Some of the younger cops walking the beat in Times Square back in the day looked like they needed police protection. The idea that they were protecting us was just as ridiculous as the idea that today’s political hookers are public servants with a principled commitment to the greater good.
We’d buy a dime bag on 42nd Street, then sit down in a smokey theater to watch a terrible flick like “Doctor Butcher,” and argue over whether it was real weed or oregano. Most of the time it was the stuff you sprinkled on a slice of pizza.
The mob was admired. Not just because it was ruthless, but because the elderly residents of mob neighborhoods could walk the streets in safely while everyone else was on their own. They didn’t have to move to South Florida.
Remember the Billy Idol song “there’s a hole in the wall?”
Yeah, Billy was crooning fondly about the spots where he and his fellow users copped crack, powdered coke and heroin in the city’s neglected working class neighborhoods.
Remember the “How I Met Your Mother” episode about the late night drunk train where all the passengers kept saying “what, you think you’re better than me?”
Guilty as charged.
I not only think I’m better than Trump and his fellow rich kids. I know I’m better.
Because they’re sheltered idiots with zero street smarts who walk when they should run and run when they should walk. They’re also the clueless transplants who think they’ve “made it” because they pay $6,000 a month to live in a walk-in closet in Midtown Manhattan when they could have a better place in a decent Bronx neighborhood for a third as much. If they could only overcome their debilitating fear of decent working people.
I was heading to the subway from a friend’s shared apartment in Greenwich Village at about 1 a.m. one night in 2001 when one of “the beautiful people” ran past me.
She was wearing the 2001 equivalent of Louise Linton’s pricey designer ensemble: Tom Ford sunglasses ($445), Hermès scarf ($940), Valentino heels ($995), Roland Mouret trousers ($1,395) and Hermès Birkin bag ($10,000).
I actually heard this Sex and The City wannabee before I saw her on the nearly deserted street. She was preceded by the sound of her stiletto heels “clip clopping” on its cobblestones.
As she ran for her life.
From absolutely no one.
I stared after this apparition of wealthy dysfunction in slack jawed amazement, thinking “what kind of educated idiot pays $6,000 a month to live in sheer terror every day of their life?”
A minute later, the male of the species passed me going in the other direction, with his $2,500 Ferragamo oxfords frantically clip-clopping. I looked back the way he’d just come, searching fruitlessly for the band of ravenous zombies on his tail.
Once again, the street was empty.
“Fuggin rich people,” I muttered aloud, shaking my head ruefully.
When my Civil Air Patrol cadet team traveled to U.S. Air Force bases for competitions we were usually lodged in Visiting Officers Quarters (VOQ). We made annual trips to Westover Air Force Base in Massachusetts, Plattsburgh AFB in Upstate New York, Maxwell AFB in Alabama, and Andrews AFB outside DC.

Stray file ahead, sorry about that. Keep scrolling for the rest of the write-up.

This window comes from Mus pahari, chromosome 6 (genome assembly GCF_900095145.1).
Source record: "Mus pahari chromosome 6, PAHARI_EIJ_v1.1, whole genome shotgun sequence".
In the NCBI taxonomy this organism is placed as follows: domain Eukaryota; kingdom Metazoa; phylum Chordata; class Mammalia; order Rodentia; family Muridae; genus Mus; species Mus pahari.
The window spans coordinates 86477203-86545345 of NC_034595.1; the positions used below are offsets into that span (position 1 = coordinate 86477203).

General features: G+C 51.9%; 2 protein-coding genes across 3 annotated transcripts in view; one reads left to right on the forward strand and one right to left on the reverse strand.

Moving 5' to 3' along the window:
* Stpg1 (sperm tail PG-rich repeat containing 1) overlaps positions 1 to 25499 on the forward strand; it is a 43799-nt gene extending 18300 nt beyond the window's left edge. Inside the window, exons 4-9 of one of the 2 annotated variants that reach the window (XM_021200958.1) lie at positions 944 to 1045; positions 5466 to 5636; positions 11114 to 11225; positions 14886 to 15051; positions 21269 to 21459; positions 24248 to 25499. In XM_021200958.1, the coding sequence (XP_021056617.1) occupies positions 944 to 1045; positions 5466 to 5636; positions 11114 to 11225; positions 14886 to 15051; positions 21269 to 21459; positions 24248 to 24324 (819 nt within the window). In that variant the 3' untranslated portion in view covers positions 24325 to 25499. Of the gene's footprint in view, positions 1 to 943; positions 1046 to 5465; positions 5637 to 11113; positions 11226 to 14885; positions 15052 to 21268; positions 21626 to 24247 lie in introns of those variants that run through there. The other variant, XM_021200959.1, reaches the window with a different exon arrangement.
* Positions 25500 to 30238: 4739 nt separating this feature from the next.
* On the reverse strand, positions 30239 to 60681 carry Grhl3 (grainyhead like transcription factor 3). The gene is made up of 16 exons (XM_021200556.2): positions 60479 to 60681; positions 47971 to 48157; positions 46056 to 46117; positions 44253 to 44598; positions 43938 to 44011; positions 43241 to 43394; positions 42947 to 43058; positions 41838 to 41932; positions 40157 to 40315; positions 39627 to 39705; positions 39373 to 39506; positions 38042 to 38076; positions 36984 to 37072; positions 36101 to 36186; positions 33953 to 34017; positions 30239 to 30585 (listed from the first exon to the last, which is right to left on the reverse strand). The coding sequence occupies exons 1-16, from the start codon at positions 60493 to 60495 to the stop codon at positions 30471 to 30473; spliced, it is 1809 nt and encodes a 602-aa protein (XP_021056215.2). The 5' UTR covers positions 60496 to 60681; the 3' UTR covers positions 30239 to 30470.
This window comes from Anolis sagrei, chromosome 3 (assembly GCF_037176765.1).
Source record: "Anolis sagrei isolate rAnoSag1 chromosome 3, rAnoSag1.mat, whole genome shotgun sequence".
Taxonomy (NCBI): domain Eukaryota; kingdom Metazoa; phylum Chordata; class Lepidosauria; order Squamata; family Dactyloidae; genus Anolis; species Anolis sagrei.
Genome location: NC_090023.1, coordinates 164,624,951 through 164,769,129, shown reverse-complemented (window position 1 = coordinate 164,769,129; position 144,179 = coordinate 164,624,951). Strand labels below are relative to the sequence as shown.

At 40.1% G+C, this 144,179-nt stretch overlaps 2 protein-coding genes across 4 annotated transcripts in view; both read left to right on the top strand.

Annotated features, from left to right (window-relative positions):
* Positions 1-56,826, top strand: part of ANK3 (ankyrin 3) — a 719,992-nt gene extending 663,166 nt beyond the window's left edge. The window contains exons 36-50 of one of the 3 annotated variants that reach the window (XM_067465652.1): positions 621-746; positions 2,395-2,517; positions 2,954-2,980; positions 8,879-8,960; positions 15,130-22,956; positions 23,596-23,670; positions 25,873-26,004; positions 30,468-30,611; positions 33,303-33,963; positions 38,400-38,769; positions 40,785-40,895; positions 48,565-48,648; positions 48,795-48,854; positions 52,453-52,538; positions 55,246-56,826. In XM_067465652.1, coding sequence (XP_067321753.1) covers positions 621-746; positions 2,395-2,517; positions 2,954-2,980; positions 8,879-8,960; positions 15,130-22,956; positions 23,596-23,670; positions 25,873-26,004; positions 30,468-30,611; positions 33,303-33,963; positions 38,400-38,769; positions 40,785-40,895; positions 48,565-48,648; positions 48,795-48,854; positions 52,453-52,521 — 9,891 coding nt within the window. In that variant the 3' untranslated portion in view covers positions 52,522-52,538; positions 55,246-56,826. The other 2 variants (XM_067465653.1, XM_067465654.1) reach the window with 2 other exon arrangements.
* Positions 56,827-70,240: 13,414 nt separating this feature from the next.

Most of us has been drawn to the Air Force Auxiliary’s cadet program by the box on military academy applications that reads “CAP.” It was located below the box for Eagle Scouts.
Those who had it rough at home took particular delight in having their own bedrooms during these base visits. Each VOQ apartment shared a bathroom with the adjacent room, and had a small coffee pot and a TV set of its own.
Ortiz would turn on his TV, brew up a pot of Joe, and sit back like he was living large at The Waldorf Astoria.
The painful truth is that you can’t compare his New York experience to Trump’s sheltered upbringing without sounding like a fool.
Like me, Ortiz was a public school kid. That meant relative scarcity. It meant public high schools with 4,200 kids and no football teams just down the street from fancy private academies with scholarship athletes.
So, when people describe political trash like Donald Trump and Hillary Clinton as “authentic New Yorkers” I just laugh. Because they ain’t authentic anything to me and mine, and they never will be.
They register zero on the Real New Yorker meter.
Especially Trump, who’s a trust-fund baby from the part of wealthy New York which has always been completely full of shit. The kind of kid who you know was afraid to ride the subway in his youth.
CNN hit a new low yesterday when it allowed commentator Chris Cillizza to describe Trump as “a street fighter.” This graduate of the Loomis Chaffee School for the Rich and Sheltered went on to opine that at his core, “Donald Trump is a New York kid who grew up feeling like he was always on the outside looking in, having to scrap his way to get into the places he wanted.”
Sorry, but no. That’s me and my friends, classmates and fellow cadets he’s describing. Not Donnie Trustfund.
CNN was so far off base with this drivel that if you could sue someone for journalism negligence, a dozen class action lawsuits would have been filed against them today. Sounds like they have a lack of economic diversity in the newsroom to me.
Trump is a lot of things, but he’s no street fighter. Much less someone who ever had to work for anything. Not with those tiny paws.